Scouting preview: Colts' status at CB, WR favorable for Titans

By BLAKE BEDDINGFIELD, special correspondent

NASHVILLE, Tenn. -- The Colts are a puzzling team.

General Manager Chris Ballard has drafted very well since he took over in 2017 with draft choices and organizational building blocks like Darius Leonard, Quenton Nelson, Braden Smith, Nyheim Hines, Jonathan Taylor, Kwity Paye, Marlon Mack, and trading for All-Pro defensive tackle DeForest Buckner.David Quessenberry

But the Colts' front office has not done enough to fill the wide receiver or cornerback positions, and it shows up each week and has held this team back.

In today’s NFL you better have playmakers and the Colts lack those threats on offense.

The Colts rely on veteran a highly productive WR T.Y. Hilton, but he struggles to stay healthy (he’s currently on IR) as he has aged.

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NASHVILLE, Tenn. – Through Mike Vrabel’s tenure with the Titans, he’s frequently judged his team on how it responds to adversity.

And he's generally been happy with the returns.A.J. Brown

The sample size for his current team is very small so far, but through three bad halves and one good, the question may be whether his team is a bit over-reliant on misfortune.

After their terrible showing in Week 1 against Arizona, Jeffery Simmons leaned hard on something the franchise has long used as a rallying cry. He spoke of how no one expected the team to go to Seattle and win. 

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NASHVILLE, Tenn. – When the Titans’ secondary was gutted by injuries and they traded for Desmond King in November last season, the team tried to go overboard with communication.

Bradley McDougaldDon’t just talk to King like he’s a new guy, they said, talk to everyone like he’s a new guy. Overcommunicate with everyone all the time in the secondary.

It was a nice theme in his first game, after just one day of practice. Several other Titans played in their first game Nov. 8, 2020 as well, and the Titans beat the Bears.

But it was hardly the end of the communication issues, a topic that stuck to the Titans like a catchy tune.

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Scouting review: How the Titans got back to their formula

By BLAKE BEDDINGFIELD, special correspondent

NASHVILLE, Tenn. -- The Titans got exactly what they wanted out of the Seahawks game, a win.

They were able to establish the run game after another slow offensive start in the first quarter.

One staple of an Arthur Smith run offense was his unique ability to stick with the run game and Derrick Henry even if it didn’t work early in the contest. He was almost stubborn that way, but it led to a lot of comeback wins.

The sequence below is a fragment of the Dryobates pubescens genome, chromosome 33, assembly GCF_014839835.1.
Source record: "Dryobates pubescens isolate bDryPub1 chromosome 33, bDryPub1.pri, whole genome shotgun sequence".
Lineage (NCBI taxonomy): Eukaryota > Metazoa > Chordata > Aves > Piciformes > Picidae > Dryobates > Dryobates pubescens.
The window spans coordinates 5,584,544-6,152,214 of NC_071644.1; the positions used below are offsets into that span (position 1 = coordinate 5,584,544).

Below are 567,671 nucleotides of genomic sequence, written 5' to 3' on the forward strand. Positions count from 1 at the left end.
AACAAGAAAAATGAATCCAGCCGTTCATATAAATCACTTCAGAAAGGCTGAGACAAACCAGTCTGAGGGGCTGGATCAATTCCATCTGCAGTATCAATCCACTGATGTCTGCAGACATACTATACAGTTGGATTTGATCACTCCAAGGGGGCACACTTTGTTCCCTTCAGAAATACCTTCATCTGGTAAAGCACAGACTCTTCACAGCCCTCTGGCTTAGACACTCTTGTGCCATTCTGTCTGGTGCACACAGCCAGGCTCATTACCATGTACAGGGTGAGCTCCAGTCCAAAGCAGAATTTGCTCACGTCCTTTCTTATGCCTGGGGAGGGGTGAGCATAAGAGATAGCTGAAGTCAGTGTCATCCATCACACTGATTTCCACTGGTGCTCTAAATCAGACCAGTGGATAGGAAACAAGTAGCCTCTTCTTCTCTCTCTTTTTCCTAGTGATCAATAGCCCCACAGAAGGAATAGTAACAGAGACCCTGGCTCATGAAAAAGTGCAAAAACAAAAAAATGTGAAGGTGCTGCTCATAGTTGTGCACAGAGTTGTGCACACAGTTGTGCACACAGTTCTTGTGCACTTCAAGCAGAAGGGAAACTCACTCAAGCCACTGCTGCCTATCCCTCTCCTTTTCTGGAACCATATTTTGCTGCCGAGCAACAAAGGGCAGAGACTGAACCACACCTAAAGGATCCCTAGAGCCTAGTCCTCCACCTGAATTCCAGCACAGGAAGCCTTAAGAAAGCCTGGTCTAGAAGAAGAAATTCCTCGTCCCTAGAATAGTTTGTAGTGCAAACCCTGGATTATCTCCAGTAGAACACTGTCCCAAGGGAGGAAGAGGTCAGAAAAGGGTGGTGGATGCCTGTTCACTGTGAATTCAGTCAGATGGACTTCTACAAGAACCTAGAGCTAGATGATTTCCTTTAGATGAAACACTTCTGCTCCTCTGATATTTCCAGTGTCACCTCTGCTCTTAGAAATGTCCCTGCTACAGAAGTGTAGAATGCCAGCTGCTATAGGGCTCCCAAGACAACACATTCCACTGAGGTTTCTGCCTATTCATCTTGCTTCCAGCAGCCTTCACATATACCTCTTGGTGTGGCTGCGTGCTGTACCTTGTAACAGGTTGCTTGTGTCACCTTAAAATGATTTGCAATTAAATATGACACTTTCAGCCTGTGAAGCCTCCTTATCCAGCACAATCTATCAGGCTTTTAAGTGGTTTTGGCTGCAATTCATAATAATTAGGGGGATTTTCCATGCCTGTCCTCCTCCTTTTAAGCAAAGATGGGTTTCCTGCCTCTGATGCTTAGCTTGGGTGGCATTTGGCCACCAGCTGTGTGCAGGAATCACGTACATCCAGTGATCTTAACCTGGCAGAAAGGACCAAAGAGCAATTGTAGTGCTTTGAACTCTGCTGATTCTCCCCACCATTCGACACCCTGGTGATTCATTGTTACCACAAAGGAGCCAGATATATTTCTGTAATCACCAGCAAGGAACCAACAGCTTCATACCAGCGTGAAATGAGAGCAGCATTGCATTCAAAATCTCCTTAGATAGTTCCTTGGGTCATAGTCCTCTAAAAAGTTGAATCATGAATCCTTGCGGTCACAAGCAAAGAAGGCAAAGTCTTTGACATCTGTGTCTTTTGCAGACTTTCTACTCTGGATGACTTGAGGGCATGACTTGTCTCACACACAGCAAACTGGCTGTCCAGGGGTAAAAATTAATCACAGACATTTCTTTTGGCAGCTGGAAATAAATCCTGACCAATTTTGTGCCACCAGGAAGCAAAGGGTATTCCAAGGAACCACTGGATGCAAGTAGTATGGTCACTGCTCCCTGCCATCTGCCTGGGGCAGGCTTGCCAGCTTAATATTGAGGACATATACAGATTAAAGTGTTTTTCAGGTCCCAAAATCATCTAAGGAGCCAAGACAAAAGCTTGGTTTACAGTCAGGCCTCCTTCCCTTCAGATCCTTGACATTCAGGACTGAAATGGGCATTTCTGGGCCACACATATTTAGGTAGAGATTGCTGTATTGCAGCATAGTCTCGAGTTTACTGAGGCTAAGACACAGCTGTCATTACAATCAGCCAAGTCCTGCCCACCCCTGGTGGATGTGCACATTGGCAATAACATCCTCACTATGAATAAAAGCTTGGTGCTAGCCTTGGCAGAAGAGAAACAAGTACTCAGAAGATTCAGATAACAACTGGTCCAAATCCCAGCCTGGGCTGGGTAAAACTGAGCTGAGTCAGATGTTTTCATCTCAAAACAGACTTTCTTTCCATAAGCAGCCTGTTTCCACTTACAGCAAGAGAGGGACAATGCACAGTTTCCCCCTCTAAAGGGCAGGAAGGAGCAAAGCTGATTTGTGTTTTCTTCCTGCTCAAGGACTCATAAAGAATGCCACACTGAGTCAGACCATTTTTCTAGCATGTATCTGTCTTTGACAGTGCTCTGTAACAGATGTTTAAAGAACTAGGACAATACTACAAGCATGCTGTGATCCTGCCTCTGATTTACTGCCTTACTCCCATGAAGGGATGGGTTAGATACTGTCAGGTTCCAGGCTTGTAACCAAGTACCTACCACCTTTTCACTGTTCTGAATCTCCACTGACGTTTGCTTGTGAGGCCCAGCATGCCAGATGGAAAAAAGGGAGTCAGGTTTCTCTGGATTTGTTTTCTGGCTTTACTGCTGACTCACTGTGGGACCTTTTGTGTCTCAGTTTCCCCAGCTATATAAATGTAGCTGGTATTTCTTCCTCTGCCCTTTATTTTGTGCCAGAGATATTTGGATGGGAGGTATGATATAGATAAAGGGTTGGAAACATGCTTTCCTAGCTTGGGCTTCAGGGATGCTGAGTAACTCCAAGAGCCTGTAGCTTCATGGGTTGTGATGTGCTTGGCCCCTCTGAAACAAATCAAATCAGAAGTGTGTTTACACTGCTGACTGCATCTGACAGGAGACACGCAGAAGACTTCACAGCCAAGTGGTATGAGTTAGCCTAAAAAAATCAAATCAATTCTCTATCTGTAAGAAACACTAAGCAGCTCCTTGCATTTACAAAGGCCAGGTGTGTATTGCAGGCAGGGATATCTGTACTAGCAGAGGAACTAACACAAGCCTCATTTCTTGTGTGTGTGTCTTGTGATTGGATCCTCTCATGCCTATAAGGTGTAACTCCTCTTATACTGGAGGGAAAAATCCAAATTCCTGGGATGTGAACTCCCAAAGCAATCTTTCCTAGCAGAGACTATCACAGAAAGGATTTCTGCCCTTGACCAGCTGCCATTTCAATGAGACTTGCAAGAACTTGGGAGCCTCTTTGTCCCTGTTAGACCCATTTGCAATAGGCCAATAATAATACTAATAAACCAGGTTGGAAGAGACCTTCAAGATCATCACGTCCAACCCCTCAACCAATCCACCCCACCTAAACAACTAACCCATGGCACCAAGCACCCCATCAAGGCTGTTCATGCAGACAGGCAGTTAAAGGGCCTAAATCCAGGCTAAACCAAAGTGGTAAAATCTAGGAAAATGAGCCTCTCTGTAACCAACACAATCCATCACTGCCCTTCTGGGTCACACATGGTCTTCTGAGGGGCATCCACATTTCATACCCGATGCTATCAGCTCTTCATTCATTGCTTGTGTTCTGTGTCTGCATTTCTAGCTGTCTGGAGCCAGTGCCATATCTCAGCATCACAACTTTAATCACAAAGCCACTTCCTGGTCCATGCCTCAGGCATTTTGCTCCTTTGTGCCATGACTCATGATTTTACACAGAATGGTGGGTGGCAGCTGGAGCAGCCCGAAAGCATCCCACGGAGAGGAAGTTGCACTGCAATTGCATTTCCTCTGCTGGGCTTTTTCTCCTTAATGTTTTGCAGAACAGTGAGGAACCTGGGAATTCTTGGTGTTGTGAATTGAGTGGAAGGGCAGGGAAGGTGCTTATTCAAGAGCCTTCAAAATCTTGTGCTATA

Derrick Henry

© George Walker IV / Tennessean.com

In Week One, Todd Downing did not show that patience but in Week Two down early he stayed patient and continued to call the run plays that eventually led to some big runs and overwhelming time of possession that unleased their best offensive player in Henry and most importantly wore down the Seattle defense.

A makeshift Titans’ offensive line is less of an issue when it is run blocking. Lesser talented blockers are more exposed in a passing game than run.

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In Seattle, Titans rediscover their identity and get a W in a tough spot

SEATTLE – Through three halves of football, the Titans had given people sufficient cause for significant concern.

In 30 minutes and 5:15 of bonus time at Lumen Field, however, the Titans showed us who they think they are and expect to be.

The third and fourth quarters plus overtime produced a 33-30 win over a high-quality Seahawks team and got them to 1-1.

Julio Jones

© George Walker IV / Tennessean.com 

As things turned, they did so with a predictable dose of Derrick Henry carries and offensive patience and an unpredictable measure of MyCole Pruitt and Henry receptions. A defense that has suffered some big busts and allowed plays of 68, 63 and 51 yards clamped down. The last four times Seattle had the ball, the Seahawks managed 43 yards, three first downs and no points.

The Titans came back from 24-9. Per CBS, the Seahawks were previously 52-0 at home in games they led by 15.

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NASHVILLE, Tenn. -- Before my departure to Seattle, I wanted to spend some time answering your best questions after what I know has been a rough recovery week filled with nervous anticipation.

I'm off to the Pacific Northwest Saturday evening after, I hope, catching some good college ball.

ToddDowning

Hope you get all the results you want. Take Denver giving the points at Jacksonville.

Onto the best questions you threw at me.

Kevo Dwain If Titans fail to put up points this Sunday does that put Todd on the hot seat? Or will the Titans be patient with him? 

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Scouting preview: With play-action, Titans need to force Bobby Wagner and Jamal Adams to cover

By BLAKE BEDDINGFIELD, special correspondent

NASHVILLE, Tenn. -- If the Titans think they had their hands full with Kyler Murray in Week One, they will encounter a more prolific passer in quarterback Russell Wilson in Week Two.

The Titans ‘first game was concerning because they were noncompetitive and never in the game from the start. The Cardinals have been an inconsistent team with inconsistent coaching staffs for years but they were in control of the game from the start.

Julio Jones

Arizona had its issues last Sunday but never was threatened by the Titans.

The Titans looked slow and old at times.

Taylor Lewan is 30, Rodger Saffold 33, Ben Jones 32, Nate Davis 24, David Quessenberry 31, Ryan Tannehill 33, Julio Jones 32 (pictured), Derrick Henry 27, A.J. Brown 24, Anthony Firkser 26, Chester Rogers 27.

Six of the 11 starters are over 30 years old on offense.

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